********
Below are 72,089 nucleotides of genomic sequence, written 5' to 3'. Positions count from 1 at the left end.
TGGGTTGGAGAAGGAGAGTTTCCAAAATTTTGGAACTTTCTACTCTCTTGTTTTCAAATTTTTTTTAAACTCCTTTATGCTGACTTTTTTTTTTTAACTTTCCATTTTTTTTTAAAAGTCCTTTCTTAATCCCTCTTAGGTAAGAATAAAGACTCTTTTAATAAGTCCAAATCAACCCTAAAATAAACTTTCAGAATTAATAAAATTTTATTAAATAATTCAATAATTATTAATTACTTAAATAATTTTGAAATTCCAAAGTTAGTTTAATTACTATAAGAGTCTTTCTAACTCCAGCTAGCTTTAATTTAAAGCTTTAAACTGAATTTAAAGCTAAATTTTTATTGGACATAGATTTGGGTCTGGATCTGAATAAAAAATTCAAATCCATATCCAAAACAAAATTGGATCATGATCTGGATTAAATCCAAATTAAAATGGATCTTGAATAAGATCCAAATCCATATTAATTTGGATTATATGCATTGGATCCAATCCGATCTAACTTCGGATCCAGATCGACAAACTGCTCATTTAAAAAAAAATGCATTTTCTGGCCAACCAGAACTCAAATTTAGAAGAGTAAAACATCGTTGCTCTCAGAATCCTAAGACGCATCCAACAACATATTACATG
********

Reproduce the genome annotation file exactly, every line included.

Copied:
Below are 72,089 nucleotides of genomic sequence, written 5' to 3'. Positions count from 1 at the left end.
TGGGTTGGAGAAGGAGAGTTTCCAAAATTTTGGAACTTTCTACTCTCTTGTTTTCAAATTTTTTTTAAACTCCTTTATGCTGACTTTTTTTTTTTAACTTTCCATTTTTTTTTAAAAGTCCTTTCTTAATCCCTCTTAGGTAAGAATAAAGACTCTTTTAATAAGTCCAAATCAACCCTAAAATAAACTTTCAGAATTAATAAAATTTTATTAAATAATTCAATAATTATTAATTACTTAAATAATTTTGAAATTCCAAAGTTAGTTTAATTACTATAAGAGTCTTTCTAACTCCAGCTAGCTTTAATTTAAAGCTTTAAACTGAATTTAAAGCTAAATTTTTATTGGACATAGATTTGGGTCTGGATCTGAATAAAAAATTCAAATCCATATCCAAAACAAAATTGGATCATGATCTGGATTAAATCCAAATTAAAATGGATCTTGAATAAGATCCAAATCCATATTAATTTGGATTATATGCATTGGATCCAATCCGATCTAACTTCGGATCCAGATCGACAAACTGCTCATTTAAAAAAAAATGCATTTTCTGGCCAACCAGAACTCAAATTTAGAAGAGTAAAACATCGTTGCTCTCAGAATCCTAAGACGCATCCAACAACATATTACATG